WASHINGTON -- Industrial production tumbled 0.8 percent in October, suffering from widespread weakness throughout the manufacturing economy, the Federal Reserve said today. It was the first decline since April.
A 4.5 percent fall in the output of motor vehicles and parts accounted for about one-fourth of the decline in the overall index, the Fed said. But it added, "output declines also were widespread among most other major market and industry groups."
The central bank had reported that output edged up 0.2 percent in September after remaining flat in August. But it said the September gain was due to a sharp rise in automobile production. Excluding that, production fell 0.2 percent.
The central bank also said the operating rate of the nation's factories, mines and utilities dropped 0.9 percentage point to 82.6 percent. The operating rate measures not only output but also changes in productivity levels.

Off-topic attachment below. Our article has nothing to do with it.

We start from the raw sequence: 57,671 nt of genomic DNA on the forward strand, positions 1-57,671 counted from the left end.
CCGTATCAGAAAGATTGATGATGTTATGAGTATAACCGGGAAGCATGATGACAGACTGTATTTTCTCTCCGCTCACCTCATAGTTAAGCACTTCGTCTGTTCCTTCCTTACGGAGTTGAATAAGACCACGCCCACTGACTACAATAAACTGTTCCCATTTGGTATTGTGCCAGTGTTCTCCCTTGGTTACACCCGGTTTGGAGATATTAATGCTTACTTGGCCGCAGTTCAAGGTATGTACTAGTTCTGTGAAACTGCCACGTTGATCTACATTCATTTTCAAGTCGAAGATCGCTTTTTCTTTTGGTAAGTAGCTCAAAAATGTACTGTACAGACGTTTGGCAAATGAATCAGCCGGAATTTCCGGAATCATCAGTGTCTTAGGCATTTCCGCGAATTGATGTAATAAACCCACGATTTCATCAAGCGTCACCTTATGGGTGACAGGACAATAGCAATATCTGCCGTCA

Production at manufacturing plants making both durable and non-durable goods was off 0.8 percent in October after remaining unchanged during the previous two months.
Output of durable goods -- automobiles and other big-ticket items expected to last at least three years -- plunged 1.3 percent following a 0.3 percent gain in September.
"Production of consumer durable goods other than motor vehicles also decreased in October, as the output of appliances, carpeting and furniture continued to be weak," the Fed said.